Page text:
I can almost hear the “email is dead” drums pounding in the distance.  Brexit could possibly leave us with data that we do not have the permission to use.  Any agreement the EU nation holds will no longer apply to us here.  It might look as though, at least for a little while, we will be unable to send marketing emails outside of the UK.  We have seen this sort of scaremongering before around GDPR.  Big companies, such as Wetherspoons burned their customer list in a panic due to the looming data changes.  What such mayhem will Brexit cause?

With any luck, companies will be a little more reluctant to get the contact kindling out this time.  The UK have agreed to honour the terms of GDPR.  This will mean that we can continue to export data throughout, and within, the bloc even after Brexit.  Walter McCahon’s analysis describes that we are pretty much fit for purpose.  Well, barring a few little “tweaks to move powers from EU institutions to UK institutions”.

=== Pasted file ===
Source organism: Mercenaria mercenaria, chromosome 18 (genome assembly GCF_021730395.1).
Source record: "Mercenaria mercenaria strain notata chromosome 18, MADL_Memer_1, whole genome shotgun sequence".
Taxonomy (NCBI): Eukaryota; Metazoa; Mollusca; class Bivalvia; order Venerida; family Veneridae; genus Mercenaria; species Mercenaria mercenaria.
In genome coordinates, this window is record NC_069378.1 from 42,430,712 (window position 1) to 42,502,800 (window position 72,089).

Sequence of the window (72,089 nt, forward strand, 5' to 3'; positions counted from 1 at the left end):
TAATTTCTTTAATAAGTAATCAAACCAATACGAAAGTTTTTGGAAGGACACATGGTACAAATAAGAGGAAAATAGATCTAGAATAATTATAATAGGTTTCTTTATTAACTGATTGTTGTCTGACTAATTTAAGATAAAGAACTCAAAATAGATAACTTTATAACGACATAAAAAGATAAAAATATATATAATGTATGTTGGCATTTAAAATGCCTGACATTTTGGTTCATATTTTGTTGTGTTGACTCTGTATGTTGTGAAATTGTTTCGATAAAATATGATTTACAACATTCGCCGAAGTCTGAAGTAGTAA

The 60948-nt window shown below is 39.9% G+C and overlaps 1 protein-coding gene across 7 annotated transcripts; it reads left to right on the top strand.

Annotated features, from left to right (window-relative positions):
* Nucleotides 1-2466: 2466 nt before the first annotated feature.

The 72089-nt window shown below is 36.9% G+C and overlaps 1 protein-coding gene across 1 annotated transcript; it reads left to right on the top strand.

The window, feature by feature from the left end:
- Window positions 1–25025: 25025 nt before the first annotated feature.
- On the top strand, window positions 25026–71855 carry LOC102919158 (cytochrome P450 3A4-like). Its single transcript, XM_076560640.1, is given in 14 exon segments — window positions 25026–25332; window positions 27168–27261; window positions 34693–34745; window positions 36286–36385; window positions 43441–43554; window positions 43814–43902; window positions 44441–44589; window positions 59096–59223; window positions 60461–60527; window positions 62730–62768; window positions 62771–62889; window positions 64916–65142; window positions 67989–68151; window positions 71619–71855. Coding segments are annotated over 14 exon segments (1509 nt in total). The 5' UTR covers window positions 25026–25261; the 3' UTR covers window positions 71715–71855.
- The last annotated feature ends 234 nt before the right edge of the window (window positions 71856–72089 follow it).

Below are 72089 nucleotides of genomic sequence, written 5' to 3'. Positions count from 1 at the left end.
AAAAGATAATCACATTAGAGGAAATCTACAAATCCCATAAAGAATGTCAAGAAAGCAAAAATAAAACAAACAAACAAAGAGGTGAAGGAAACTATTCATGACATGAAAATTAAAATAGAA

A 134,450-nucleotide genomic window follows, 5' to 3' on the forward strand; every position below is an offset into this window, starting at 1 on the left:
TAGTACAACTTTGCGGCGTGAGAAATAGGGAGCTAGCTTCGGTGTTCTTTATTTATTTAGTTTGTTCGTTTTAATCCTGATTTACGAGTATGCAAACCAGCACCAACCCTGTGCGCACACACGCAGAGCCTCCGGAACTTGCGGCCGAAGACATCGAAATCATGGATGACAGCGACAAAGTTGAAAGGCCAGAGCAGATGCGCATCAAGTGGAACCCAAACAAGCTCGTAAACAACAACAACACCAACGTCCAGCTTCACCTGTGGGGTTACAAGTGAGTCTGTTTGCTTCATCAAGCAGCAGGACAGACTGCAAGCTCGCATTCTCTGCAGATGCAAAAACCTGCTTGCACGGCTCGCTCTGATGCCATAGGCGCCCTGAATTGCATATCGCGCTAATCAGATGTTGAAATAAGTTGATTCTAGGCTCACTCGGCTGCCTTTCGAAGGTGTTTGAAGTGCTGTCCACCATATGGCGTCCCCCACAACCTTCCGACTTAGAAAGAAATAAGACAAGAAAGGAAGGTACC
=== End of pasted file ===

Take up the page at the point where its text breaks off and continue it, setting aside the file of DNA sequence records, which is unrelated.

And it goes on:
Without being tied to the EU, our relationship with the US and other countries might be trickier.  However, without privacy shield bumping and bouncing it’s way to the data scrap heap, the UK are free to make their own deals with the US.  Even though we are struggling to push a deal through with the EU in terms of Brexit, getting a data agreement with the US should be marginally easier.  Nobody stands in the way of America and its capital.

The dwindling economic health!

Another factor to consider in the future of email marketing, is the very real possibility of an economic crash.  Earlier this month, Simon Tilford announced that ‘A No-Deal Brexit Will Destroy the British Economy‘.  As he points out, the UK “should theoretically be able to leave the European Union without wrenching economic dislocation and without doing long-lasting damage to relations with its closest neighbours”.  But the longer we keep failing, quite stunningly, to secure a deal with EU, the greater the chance we have of heading towards a no-deal result.